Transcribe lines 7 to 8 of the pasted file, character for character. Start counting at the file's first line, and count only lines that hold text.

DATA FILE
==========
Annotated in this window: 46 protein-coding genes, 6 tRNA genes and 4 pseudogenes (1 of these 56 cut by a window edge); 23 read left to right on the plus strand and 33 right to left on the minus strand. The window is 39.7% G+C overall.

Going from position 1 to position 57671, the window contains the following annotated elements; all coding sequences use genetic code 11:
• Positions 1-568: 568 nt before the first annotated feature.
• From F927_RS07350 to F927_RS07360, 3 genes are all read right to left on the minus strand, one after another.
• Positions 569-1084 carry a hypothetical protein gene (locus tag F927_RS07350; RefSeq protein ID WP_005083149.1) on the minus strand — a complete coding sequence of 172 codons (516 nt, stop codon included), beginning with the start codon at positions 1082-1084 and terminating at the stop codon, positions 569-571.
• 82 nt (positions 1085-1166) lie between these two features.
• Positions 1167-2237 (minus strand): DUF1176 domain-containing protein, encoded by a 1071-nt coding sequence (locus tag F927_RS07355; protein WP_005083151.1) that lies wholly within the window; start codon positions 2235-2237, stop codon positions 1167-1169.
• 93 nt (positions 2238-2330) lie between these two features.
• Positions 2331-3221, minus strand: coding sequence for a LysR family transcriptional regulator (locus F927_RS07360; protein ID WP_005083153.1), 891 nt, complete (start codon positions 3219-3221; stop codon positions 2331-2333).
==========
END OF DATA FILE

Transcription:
• Positions 1167-2237 (minus strand): DUF1176 domain-containing protein, encoded by a 1071-nt coding sequence (locus tag F927_RS07355; protein WP_005083151.1) that lies wholly within the window; start codon positions 2235-2237, stop codon positions 1167-1169.
• 93 nt (positions 2238-2330) lie between these two features.